As I drove through my hometown of Jerusalem on Saturday, I had no problem navigating through traffic. Once a week, on the Sabbath, a good portion of Jerusalem is closed and the streets are empty.
Of course this doesn't apply for all of Jerusalem. Other areas of the city bustle about as busy as ever, including most of the Old City and at least 20 Palestinian neighborhoods. Muslims keep Friday as their holy day, and we Christians keep Sunday. Thus, three days of every week in Jerusalem are dedicated for worship by the three religions that inhabit her.
Today though, Jerusalem has prepared for Mike Pence's upcoming visit. His goals seem to be an attempt to fix relationships with Jordan and Egypt, give Israel a pat on the back, and play to his evangelical base in the US who are no doubt celebrating his visit to our city.
It is suspected that Pence is one of the primary engineers behind the decision to declare Jerusalem as the capital of Israel, and for this he will no doubt receive a warm welcome here--at least in some quarters. But due to his indifference to the desires of Palestinians who have lived for hundreds (and even thousands) of years in this city, and who have been waiting with expectation for decades to have a portion of the city as our own capital, he will not receive a warm welcome from us. For all his stated care of Middle Eastern Christians, he has been remarkably disinterested in learning about or advocating for our genuine needs.
It gives me no pleasure to say it, but I must confess that because of its one-sidedness, America has probably lost its opportunity to be a genuine peacemaker in the Middle East. Any trust that remained in the Arab population regarding the impartiality of the US towards our situation here has been shattered. The USA has discredited itself from being a trustworthy broker for peace.
While Pence famously claims to be Bible-believing Christian who wants to protect the Christians of the Middle East, he has alienated almost all of them, from the Copts of Egypt (one of the oldest Christian communities the world) to the modern Evangelicals, among which I count myself a part. The Synod of Evangelical churches in Jordan has already issued a statement rejecting Trump's decision and the Synod of the Evangelical churches in the Holy Land did the same. In fact, before the decision was even announced, both of our Synods sent letters pleading with the American administration to refrain from making such an announcement. In a Christmas talk, Dr. Andrea Zaki, President of the Evangelical Synod of Egypt, the biggest protestant community in the Arab world, also declared that Jesus is the center and fulfillment of all prophecy-- a message that was meant to be a contrast and refutation of the dispensational beliefs that current events in modern Israel are the fulfillment of prophecy.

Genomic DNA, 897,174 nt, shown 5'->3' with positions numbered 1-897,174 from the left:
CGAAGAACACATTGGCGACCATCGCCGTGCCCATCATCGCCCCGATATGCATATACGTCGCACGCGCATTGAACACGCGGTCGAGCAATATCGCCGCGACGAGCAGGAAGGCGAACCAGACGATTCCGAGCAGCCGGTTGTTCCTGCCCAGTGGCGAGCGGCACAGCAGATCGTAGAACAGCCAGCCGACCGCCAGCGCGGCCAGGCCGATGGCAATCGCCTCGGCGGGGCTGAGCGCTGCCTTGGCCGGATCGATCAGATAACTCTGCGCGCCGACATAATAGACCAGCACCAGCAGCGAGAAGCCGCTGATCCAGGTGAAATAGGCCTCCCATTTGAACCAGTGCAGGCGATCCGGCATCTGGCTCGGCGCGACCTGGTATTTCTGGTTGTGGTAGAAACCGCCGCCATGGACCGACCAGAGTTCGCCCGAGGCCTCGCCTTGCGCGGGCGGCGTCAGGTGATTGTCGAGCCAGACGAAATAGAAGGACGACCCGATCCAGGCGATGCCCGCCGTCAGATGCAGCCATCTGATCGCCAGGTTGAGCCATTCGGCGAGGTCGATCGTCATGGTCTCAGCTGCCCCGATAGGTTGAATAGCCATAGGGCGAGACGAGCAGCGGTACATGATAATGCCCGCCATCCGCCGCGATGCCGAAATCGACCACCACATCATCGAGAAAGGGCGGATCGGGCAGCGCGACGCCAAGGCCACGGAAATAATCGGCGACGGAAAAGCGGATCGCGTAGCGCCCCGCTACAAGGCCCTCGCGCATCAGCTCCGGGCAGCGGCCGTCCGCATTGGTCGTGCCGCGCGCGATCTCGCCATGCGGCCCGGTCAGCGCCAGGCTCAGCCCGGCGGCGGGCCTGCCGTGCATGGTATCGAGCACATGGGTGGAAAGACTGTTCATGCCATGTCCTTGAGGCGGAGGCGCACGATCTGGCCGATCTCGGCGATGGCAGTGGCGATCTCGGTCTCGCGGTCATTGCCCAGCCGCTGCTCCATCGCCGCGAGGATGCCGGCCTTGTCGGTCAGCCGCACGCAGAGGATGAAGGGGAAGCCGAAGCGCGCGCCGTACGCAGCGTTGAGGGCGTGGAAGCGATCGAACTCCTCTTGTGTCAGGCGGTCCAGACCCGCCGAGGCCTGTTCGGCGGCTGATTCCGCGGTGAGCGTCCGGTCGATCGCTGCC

Among the 300,000 Arab Palestinians in Jerusalem, there are only a few hundred evangelicals. Our brother, Mike Pence may or may not be aware that the country he supports so fervently has never recognized the Evangelical church. For many years, we have sought for recognition from the Israeli government, though until now our efforts have been futile. To this day, evangelicals cannot register their churches in Israel. We are faced with difficulties when marrying people and face other complications that come with a lack of registration.
I wonder if Pence is aware of the challenges that we evangelicals face in our nation? Several years ago, for example, my church in Jerusalem (Christian and Missionary Alliance) was firebombed probably by Jewish fanatic group, and the government did nothing to track the attackers. Sadly, occurrences like this are more common than one would imagine. There have been many similar incidents across the nation. These things don't usually make the news in many of the Evangelical magazines in the USA. I cannot help but wonder what Pence, who wants to be a champion of Middle Eastern Christians, would say about these things.
Somehow, the city where God chose to perform His marvelous work of salvation has become like burden to many, as Zechariah foretold: "And in that day I will make Jerusalem a burdensome stone for all peoples! All who lift it or burden themselves with it shall be sorely wounded. And all the nations of the earth shall come and gather together against it" (Zechariah 12:3).
While some people might see this as a future event, in our experience it has already happened again and again. Many nations stood against my city and spoiled her fortunes and destroyed her walls. Today, instead of being a city of peace and harmony, it is a city of segregation, discrimination and rejection of the Gospel. But I suspect that Pence is not primarily concerned about the Gospel being preached in Jerusalem. While he may be cheered when he enters Jerusalem, it will primarily be by those who like his politics but reject his faith. And conversely, the majority of those who share his faith will be weeping on the sidelines because of his politics.
Until the city that we love becomes a safe a haven for all her citizens and a place in which the gospel of Jesus Christ is received with joy, many of us will remain praying and lamenting in hope with the Psalmist of the past: "If I forget you, oh Jerusalem, may my right hand forget her skill. May my tongue cling to the roof of my mouth if I do not remember you, if I do not exalt Jerusalem above my chief joy" (Psalm 137:5-6).
Rev. Dr. Jack Y. Sara is an Evangelical Leader in the Holy Land, after serving as senior pastor for the Jerusalem Alliance Church in Jerusalem, he assumed the leadership of Bethlehem Bible College, an Evangelical institution that trains people for Christian ministry. Dr. Jack serves as advisors for some important Evangelical institutions including consultancy for the World Evangelical Alliance for the Middle East & North Africa.